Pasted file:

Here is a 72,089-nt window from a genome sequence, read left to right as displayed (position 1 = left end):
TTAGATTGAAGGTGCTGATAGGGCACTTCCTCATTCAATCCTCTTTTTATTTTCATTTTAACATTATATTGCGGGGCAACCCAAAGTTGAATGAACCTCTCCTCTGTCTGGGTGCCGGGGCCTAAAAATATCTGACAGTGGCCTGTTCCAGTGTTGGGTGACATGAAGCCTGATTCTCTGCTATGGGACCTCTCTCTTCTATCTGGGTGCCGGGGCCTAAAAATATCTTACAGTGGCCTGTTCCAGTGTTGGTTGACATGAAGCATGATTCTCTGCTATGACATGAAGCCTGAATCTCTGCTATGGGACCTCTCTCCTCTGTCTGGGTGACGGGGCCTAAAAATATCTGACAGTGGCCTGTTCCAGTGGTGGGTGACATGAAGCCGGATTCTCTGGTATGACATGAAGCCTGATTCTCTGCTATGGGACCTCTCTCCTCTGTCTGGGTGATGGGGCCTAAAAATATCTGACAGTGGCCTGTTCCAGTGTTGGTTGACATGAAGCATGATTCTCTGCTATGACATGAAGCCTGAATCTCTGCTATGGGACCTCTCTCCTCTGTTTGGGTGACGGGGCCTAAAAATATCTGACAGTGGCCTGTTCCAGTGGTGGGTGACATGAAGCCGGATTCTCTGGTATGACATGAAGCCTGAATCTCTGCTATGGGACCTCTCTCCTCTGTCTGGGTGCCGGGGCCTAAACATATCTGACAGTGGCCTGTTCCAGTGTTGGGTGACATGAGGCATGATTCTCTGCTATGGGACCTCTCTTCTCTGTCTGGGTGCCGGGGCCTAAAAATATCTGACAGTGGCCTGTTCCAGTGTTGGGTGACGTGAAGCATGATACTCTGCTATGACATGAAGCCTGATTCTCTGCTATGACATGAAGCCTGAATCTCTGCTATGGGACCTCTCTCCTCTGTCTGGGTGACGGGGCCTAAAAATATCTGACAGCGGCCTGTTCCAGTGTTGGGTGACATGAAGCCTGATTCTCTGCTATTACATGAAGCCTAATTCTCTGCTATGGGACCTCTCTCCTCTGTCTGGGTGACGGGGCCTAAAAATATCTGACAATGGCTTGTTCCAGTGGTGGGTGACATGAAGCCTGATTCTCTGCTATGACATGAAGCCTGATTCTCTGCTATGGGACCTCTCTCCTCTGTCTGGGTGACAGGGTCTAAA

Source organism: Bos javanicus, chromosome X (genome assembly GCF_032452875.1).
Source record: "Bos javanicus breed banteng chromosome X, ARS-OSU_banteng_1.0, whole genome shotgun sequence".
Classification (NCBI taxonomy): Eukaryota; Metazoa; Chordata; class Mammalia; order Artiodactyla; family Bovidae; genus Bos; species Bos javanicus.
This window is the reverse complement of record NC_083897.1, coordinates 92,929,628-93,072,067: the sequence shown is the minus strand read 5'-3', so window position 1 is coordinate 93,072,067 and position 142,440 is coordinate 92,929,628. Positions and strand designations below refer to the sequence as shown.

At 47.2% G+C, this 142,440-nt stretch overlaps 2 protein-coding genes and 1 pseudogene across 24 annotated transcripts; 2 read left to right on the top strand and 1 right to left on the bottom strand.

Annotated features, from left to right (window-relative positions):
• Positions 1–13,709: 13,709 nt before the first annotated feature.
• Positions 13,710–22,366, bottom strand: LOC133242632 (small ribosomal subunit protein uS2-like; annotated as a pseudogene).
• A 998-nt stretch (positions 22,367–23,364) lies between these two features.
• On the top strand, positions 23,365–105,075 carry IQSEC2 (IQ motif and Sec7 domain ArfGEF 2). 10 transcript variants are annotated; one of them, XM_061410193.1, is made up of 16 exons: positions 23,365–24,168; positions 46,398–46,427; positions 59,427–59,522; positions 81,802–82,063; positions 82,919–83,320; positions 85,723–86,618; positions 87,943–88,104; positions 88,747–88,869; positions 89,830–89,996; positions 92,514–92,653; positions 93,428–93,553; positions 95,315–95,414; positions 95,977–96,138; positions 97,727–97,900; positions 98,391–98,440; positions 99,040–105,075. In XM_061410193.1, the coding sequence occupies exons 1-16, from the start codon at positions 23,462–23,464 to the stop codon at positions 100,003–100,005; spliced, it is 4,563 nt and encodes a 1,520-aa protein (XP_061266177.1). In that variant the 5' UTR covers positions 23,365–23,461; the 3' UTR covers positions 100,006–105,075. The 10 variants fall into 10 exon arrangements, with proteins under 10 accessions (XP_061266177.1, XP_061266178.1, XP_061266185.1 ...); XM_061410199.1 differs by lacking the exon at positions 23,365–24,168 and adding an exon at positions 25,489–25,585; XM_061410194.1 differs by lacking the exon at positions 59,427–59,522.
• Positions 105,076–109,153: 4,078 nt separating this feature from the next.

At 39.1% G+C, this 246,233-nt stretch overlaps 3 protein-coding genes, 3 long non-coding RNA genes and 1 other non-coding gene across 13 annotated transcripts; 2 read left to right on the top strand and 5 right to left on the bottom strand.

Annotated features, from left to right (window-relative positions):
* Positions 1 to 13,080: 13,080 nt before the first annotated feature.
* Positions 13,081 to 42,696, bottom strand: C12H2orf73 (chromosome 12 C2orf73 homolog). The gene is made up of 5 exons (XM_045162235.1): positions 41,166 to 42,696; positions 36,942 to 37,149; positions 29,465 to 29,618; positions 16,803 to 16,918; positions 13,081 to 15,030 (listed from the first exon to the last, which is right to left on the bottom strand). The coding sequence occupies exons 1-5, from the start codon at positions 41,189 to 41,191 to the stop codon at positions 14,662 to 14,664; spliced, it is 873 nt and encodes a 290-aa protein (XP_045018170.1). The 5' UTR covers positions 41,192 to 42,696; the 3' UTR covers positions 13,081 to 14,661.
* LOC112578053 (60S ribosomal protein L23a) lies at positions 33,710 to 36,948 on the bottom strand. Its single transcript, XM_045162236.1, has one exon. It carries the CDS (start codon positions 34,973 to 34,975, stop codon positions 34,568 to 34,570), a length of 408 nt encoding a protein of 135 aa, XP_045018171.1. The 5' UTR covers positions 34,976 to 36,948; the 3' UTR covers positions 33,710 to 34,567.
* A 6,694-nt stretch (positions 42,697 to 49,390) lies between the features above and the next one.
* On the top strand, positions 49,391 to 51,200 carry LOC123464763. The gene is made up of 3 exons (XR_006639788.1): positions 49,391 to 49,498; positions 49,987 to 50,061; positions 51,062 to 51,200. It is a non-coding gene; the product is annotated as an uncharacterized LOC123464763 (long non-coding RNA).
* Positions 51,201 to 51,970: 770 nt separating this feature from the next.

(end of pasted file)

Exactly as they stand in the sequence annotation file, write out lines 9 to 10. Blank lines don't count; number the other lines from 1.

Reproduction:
• Positions 1–13,709: 13,709 nt before the first annotated feature.
• Positions 13,710–22,366, bottom strand: LOC133242632 (small ribosomal subunit protein uS2-like; annotated as a pseudogene).